Re: Exercise 7-1

Discussion in 'C Programming' started by Andrew Poelstra, Sep 4, 2008.

  1. On Wed, 2008-09-03 at 17:00 -0700, Keith Thompson wrote:
    > mdh <> writes:
    > [big snip]
    >
    > > Your point is taken. Let me then accept your code, but having done
    > > this, does it answer the query that I am puzzled about?
    > > And for completeness, I include, the **hopefully** full code from T&G
    > > as well. ( I have added braces as per your suggestion )
    > >
    > >>>>>>>>>>

    > >
    > > #include <stdio.h>
    > > #include <ctype.h>
    > > #include <string.h>
    > >
    > > int main (int argc, char * argv[]) {
    > > int c;
    > > if (strcmp(argv[0], "upper")==0){
    > > while ( (c = getchar() ) != EOF)
    > > putchar(toupper(c));
    > > }
    > > else {
    > > while (( c = getchar() ) != EOF)
    > > putchar(tolower(c));
    > > }
    > > return 0;
    > > }
    > >
    > > <<<<<<<<

    >
    > Ok, that looks reasonable, mostly. Your indentation is still
    > inconsistent, and I'd add braces to the while statements as well as the
    > if statements:
    >
    > #include <stdio.h>
    > #include <ctype.h>
    > #include <string.h>
    >
    > int main(int argc, char *argv[])
    > {
    > int c;
    > if (strcmp(argv[0], "upper") == 0) {
    > while ((c = getchar()) != EOF) {
    > putchar(toupper(c));
    > }
    > }
    > else {
    > while ((c = getchar()) != EOF) {
    > putchar(tolower(c));
    > }
    > }
    > return 0;
    > }
    >
    > But now I've lost track of what you were asking about.
    >
    > One possible issue I can see is that argv[0], if it's non-null, points
    > to a string that "represents the program name". The manner in which
    > it does so may vary. For example, on a Unix-like system, it could be
    > any of "./upper", "/some/long/path/upper", or just "upper", depending
    > on how you invoked the program. I suggest printing the value of
    > argv[0] to see how it's actually being set. <OT>Try both installing
    > the program in some directory in your $PATH and invoking it by name,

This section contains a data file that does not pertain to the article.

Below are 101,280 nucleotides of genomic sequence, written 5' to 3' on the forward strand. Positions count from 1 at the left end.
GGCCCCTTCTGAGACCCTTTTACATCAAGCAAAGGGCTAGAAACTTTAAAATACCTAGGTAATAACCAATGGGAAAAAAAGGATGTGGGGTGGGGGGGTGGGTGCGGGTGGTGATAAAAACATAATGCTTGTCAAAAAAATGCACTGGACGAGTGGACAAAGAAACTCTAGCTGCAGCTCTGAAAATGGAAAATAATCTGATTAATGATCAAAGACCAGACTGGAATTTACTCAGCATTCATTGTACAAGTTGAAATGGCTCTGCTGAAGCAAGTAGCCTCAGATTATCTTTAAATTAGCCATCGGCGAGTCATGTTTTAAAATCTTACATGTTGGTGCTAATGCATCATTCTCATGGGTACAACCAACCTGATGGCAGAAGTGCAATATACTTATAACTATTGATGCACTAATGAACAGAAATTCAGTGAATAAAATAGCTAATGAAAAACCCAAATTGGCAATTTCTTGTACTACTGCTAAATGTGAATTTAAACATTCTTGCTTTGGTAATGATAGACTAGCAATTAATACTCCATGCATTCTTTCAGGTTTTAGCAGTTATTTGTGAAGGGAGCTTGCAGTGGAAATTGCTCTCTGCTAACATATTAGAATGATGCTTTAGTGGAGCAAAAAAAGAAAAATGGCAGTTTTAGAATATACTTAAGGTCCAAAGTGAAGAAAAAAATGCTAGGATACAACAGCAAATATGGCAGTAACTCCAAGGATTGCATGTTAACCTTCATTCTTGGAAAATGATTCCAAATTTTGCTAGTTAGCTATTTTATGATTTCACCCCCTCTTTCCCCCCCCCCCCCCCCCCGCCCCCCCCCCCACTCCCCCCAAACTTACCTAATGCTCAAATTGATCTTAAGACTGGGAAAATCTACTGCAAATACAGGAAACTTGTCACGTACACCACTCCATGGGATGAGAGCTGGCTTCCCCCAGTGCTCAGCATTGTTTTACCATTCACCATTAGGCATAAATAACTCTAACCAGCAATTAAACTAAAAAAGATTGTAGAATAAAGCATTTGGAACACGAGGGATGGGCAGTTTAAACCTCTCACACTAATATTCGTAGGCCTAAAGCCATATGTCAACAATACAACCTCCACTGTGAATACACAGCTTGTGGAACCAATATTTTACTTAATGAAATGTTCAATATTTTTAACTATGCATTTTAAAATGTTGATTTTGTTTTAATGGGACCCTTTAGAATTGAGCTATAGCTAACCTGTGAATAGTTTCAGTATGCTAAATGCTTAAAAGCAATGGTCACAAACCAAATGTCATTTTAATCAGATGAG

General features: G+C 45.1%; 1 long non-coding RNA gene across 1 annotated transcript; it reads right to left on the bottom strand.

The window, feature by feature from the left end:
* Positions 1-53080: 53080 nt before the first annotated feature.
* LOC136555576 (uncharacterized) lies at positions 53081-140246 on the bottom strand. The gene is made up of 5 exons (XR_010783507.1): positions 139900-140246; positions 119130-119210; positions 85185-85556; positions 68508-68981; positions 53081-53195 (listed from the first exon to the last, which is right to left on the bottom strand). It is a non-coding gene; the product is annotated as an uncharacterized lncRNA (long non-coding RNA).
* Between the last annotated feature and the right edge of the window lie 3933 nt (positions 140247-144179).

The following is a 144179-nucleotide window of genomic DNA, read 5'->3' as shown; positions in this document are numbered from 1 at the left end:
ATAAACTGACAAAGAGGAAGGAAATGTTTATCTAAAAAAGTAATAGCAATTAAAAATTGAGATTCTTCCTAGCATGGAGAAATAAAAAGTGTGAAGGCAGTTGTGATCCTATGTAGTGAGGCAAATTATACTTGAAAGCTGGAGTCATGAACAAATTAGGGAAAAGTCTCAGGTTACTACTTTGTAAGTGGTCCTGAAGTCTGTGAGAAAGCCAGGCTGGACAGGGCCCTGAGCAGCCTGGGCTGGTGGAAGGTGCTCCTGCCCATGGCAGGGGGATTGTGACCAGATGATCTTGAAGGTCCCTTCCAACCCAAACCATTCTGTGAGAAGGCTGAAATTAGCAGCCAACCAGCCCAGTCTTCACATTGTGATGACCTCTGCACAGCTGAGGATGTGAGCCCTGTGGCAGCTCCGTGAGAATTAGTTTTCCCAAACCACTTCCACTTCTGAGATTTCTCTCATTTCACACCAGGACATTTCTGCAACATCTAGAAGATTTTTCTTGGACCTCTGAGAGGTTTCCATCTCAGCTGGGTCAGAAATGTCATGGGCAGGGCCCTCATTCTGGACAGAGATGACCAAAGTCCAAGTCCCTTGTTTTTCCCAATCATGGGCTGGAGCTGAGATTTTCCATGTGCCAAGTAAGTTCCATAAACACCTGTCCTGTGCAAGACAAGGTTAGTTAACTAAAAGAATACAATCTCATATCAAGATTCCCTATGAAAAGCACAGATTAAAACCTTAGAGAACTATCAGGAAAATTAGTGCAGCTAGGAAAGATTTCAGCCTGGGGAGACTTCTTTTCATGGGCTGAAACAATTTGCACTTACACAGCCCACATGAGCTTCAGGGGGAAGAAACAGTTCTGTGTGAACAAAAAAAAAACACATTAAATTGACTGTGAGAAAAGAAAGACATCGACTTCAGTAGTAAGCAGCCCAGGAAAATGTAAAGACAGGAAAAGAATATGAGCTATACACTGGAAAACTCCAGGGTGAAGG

> and typing the full path to the executable file, and see what
    > happens.</OT>
    >
    > For a simple test, you can just pick a way to invoke the program and
    > check for whatever value of argv[0] that gives you. For more
    > generality, you could figure out how to detect all the possible ways
    > it could be invoked.
    >


    Probably he could use strstr() to check for "upper" or "lower" in
    the program name that way, which would be reasonably portable.
    Andrew Poelstra, Sep 4, 2008
    #1
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  2. Andrew Poelstra <> writes:
    > On Wed, 2008-09-03 at 17:00 -0700, Keith Thompson wrote:

    [...]
    >> One possible issue I can see is that argv[0], if it's non-null, points
    >> to a string that "represents the program name". The manner in which
    >> it does so may vary. For example, on a Unix-like system, it could be
    >> any of "./upper", "/some/long/path/upper", or just "upper", depending
    >> on how you invoked the program. I suggest printing the value of
    >> argv[0] to see how it's actually being set. <OT>Try both installing
    >> the program in some directory in your $PATH and invoking it by name,
    >> and typing the full path to the executable file, and see what
    >> happens.</OT>
    >>
    >> For a simple test, you can just pick a way to invoke the program and
    >> check for whatever value of argv[0] that gives you. For more
    >> generality, you could figure out how to detect all the possible ways
    >> it could be invoked.

    >
    > Probably he could use strstr() to check for "upper" or "lower" in
    > the program name that way, which would be reasonably portable.


    I've seen that approach fail badly when the full path to the command
    happens to contain a directory whose name contains the specified
    pattern.

    For example, suppose you install the command "upper" in the directory
    "/home/username/slower_than_molasses/bin/upper".

    You can check whether the argv[0] string *ends* in either "upper" or
    "lower".

    <OT>
    For a Unix-like system, you probably want to check whether the argv[0]
    string either ends in "/upper" or "/lower", or is exactly "upper" or
    "lower" with no '/' characters at all. For other systems, there could
    be other criteria; for example, you might want to accept "UPPER", or
    "UPPER.EXE", or the directory delimiter might be something other than
    '/'.
    </OT>

    --
    Keith Thompson (The_Other_Keith) <http://www.ghoti.net/~kst>
    Nokia
    "We must do something. This is something. Therefore, we must do this."
    -- Antony Jay and Jonathan Lynn, "Yes Minister"
    Keith Thompson, Sep 4, 2008
    #2
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